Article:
So, Facebook only wants to share your posts with 10% of your following? Well, there’s not much you can do about that unless you’re willing to fork over more money to expand your reach.

And the average lifespan of one tweet is 18 minutes. It doesn't have to take a rocket scientist to figure out that each tweet reaches a small fraction of your audience. Not to mention you can only use 140 characters. Guess you’re going to have to change your wording to something else, remove your catchy image, or opt out of sharing a link in order to fit it all in.

And while the word count thing isn’t as big of a deal, it’s a little frightening to think that these social media platforms could switch things up at any moment and affect how we’re able to reach our audiences. 

For example, what would happen if Instagram followed suit with its parent company, Facebook, and forced you to “pay to play” (pay money to reach more of your followers)? Would your business be up the creek?

What you might consider putting more time into instead

But there is another option that allows you to play by your own rules, and even better, it’s a marketing tool that’s available right on your very own website: your blog.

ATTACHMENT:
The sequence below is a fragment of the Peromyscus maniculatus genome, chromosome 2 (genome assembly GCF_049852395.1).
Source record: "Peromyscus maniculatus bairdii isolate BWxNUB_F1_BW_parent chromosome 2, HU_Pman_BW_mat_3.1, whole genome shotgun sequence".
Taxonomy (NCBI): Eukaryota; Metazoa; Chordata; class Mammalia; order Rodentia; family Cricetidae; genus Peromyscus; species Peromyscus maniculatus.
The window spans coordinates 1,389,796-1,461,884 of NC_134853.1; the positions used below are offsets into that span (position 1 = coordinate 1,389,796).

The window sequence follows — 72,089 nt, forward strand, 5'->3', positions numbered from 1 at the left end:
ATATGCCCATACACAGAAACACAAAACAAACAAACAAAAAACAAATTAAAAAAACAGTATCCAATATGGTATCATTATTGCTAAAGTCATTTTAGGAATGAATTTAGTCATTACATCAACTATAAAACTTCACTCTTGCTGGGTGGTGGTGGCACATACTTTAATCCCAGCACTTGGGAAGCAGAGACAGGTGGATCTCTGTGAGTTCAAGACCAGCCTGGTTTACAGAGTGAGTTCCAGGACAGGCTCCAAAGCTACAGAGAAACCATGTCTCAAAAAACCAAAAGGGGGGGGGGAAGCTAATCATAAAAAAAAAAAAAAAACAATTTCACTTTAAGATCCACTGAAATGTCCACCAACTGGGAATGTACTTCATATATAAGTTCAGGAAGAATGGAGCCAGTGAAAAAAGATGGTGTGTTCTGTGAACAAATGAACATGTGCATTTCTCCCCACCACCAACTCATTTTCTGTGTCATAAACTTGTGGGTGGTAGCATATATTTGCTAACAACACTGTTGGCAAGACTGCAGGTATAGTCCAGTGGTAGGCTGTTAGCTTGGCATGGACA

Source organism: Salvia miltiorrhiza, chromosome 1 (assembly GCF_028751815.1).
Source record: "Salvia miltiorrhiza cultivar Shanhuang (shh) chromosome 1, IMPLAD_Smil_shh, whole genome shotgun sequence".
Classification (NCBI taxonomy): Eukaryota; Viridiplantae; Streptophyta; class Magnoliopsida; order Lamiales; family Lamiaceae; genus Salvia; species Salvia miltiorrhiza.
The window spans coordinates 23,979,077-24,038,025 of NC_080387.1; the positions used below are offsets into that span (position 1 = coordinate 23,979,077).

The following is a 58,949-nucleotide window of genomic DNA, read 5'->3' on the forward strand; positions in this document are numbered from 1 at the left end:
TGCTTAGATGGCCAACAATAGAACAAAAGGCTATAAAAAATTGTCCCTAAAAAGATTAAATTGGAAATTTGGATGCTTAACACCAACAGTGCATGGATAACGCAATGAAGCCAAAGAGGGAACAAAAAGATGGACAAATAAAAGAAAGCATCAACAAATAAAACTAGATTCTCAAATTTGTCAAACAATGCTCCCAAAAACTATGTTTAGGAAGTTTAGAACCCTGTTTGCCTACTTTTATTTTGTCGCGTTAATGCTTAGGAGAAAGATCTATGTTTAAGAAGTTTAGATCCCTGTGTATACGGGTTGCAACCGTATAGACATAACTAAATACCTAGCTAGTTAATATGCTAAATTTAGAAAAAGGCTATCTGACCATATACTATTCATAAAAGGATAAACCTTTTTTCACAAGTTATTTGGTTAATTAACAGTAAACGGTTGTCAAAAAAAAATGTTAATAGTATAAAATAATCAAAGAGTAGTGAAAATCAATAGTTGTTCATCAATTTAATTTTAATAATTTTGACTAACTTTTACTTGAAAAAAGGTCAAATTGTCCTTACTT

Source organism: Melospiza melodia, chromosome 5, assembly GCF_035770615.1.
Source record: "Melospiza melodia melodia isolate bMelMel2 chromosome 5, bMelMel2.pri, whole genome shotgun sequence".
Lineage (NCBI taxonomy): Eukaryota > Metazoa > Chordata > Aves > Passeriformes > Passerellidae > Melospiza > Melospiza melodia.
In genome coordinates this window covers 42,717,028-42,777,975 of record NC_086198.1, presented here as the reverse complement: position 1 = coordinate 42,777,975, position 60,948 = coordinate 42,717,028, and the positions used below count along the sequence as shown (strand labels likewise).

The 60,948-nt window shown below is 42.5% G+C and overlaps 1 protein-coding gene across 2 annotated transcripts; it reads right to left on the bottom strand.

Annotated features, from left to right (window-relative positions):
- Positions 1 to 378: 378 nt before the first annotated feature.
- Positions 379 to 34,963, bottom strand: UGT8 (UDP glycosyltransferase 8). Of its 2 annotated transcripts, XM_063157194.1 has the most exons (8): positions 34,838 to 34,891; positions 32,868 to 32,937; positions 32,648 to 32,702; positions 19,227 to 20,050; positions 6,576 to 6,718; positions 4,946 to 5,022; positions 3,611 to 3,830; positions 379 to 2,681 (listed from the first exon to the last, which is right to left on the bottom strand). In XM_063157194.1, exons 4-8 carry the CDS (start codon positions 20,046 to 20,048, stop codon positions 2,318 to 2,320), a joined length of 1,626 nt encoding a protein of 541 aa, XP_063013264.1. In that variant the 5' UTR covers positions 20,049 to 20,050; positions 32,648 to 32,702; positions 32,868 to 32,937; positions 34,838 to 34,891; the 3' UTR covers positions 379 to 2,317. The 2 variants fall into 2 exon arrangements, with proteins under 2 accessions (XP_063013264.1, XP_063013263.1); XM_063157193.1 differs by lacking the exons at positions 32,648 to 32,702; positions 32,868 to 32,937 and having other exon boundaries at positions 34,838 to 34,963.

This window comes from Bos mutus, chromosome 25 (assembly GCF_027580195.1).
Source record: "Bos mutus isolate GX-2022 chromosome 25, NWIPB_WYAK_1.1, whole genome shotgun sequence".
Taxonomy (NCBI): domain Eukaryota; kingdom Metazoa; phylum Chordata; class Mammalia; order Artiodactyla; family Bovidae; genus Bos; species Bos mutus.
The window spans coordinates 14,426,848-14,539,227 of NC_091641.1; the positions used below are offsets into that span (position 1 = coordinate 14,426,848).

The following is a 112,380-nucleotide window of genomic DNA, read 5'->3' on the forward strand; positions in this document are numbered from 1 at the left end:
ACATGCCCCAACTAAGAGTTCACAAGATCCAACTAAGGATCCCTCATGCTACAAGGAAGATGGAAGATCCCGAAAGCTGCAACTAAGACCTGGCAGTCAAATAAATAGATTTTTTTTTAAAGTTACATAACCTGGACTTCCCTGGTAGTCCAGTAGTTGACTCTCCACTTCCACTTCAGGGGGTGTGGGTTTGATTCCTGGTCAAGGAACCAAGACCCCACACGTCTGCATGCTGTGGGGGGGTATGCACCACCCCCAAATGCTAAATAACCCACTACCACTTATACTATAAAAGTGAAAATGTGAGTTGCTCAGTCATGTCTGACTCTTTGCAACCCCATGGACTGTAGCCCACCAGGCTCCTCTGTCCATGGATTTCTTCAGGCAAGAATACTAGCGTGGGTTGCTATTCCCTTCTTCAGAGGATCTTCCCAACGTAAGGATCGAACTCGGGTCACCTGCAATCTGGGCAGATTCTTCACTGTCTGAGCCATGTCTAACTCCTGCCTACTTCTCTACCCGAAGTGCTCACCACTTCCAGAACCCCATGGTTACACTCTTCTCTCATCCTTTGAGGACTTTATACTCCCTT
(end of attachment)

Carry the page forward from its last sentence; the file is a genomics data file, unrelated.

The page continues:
Like social media, the benefits of blogging are numerous but unlike the benefits of social media, they aren’t quite so obvious to many business owners. Here are just a handful of advantages blogging has over social media. 

Blogging draws your audience directly into your website. You don’t have to work as hard to point people to your shop or your services page. Blog visitors are easily able click over to the other pages of your website and explore your offerings.

Blogging gives potential customers a reason to keep returning to your website. When your audience knows that they can consistently come to your site for great content, they have a reason to return to your site on a regular basis. And the more they return to your site, the more familiar they become with your business, and the more likely they’ll buy from you down the road.